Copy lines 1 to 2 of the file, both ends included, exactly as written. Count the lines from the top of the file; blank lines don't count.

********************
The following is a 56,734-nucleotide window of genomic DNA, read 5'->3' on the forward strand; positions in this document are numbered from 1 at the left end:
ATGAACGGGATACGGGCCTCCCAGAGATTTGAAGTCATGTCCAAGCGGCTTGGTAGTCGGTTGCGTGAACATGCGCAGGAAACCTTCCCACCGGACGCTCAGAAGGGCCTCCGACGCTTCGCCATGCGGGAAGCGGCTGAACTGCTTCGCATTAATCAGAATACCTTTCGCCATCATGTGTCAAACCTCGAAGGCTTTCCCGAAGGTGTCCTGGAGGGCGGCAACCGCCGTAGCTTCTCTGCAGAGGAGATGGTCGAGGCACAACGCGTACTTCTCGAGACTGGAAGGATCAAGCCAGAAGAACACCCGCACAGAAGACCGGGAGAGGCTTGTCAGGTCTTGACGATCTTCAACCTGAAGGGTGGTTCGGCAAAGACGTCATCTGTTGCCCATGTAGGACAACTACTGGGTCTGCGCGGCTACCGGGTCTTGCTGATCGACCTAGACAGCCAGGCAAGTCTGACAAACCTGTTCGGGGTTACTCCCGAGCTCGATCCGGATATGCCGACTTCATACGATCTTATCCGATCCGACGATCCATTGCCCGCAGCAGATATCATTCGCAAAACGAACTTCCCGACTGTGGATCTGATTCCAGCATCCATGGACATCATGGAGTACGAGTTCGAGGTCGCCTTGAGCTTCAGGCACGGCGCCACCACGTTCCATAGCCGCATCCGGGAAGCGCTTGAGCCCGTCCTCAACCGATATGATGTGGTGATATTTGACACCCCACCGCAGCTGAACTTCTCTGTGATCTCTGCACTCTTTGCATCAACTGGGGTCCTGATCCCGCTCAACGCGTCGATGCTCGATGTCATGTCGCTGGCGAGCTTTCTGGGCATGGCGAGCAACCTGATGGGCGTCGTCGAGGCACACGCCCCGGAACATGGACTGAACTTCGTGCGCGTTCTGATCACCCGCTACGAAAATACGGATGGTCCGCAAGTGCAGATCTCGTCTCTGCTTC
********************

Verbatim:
The following is a 56,734-nucleotide window of genomic DNA, read 5'->3' on the forward strand; positions in this document are numbered from 1 at the left end:
ATGAACGGGATACGGGCCTCCCAGAGATTTGAAGTCATGTCCAAGCGGCTTGGTAGTCGGTTGCGTGAACATGCGCAGGAAACCTTCCCACCGGACGCTCAGAAGGGCCTCCGACGCTTCGCCATGCGGGAAGCGGCTGAACTGCTTCGCATTAATCAGAATACCTTTCGCCATCATGTGTCAAACCTCGAAGGCTTTCCCGAAGGTGTCCTGGAGGGCGGCAACCGCCGTAGCTTCTCTGCAGAGGAGATGGTCGAGGCACAACGCGTACTTCTCGAGACTGGAAGGATCAAGCCAGAAGAACACCCGCACAGAAGACCGGGAGAGGCTTGTCAGGTCTTGACGATCTTCAACCTGAAGGGTGGTTCGGCAAAGACGTCATCTGTTGCCCATGTAGGACAACTACTGGGTCTGCGCGGCTACCGGGTCTTGCTGATCGACCTAGACAGCCAGGCAAGTCTGACAAACCTGTTCGGGGTTACTCCCGAGCTCGATCCGGATATGCCGACTTCATACGATCTTATCCGATCCGACGATCCATTGCCCGCAGCAGATATCATTCGCAAAACGAACTTCCCGACTGTGGATCTGATTCCAGCATCCATGGACATCATGGAGTACGAGTTCGAGGTCGCCTTGAGCTTCAGGCACGGCGCCACCACGTTCCATAGCCGCATCCGGGAAGCGCTTGAGCCCGTCCTCAACCGATATGATGTGGTGATATTTGACACCCCACCGCAGCTGAACTTCTCTGTGATCTCTGCACTCTTTGCATCAACTGGGGTCCTGATCCCGCTCAACGCGTCGATGCTCGATGTCATGTCGCTGGCGAGCTTTCTGGGCATGGCGAGCAACCTGATGGGCGTCGTCGAGGCACACGCCCCGGAACATGGACTGAACTTCGTGCGCGTTCTGATCACCCGCTACGAAAATACGGATGGTCCGCAAGTGCAGATCTCGTCTCTGCTTC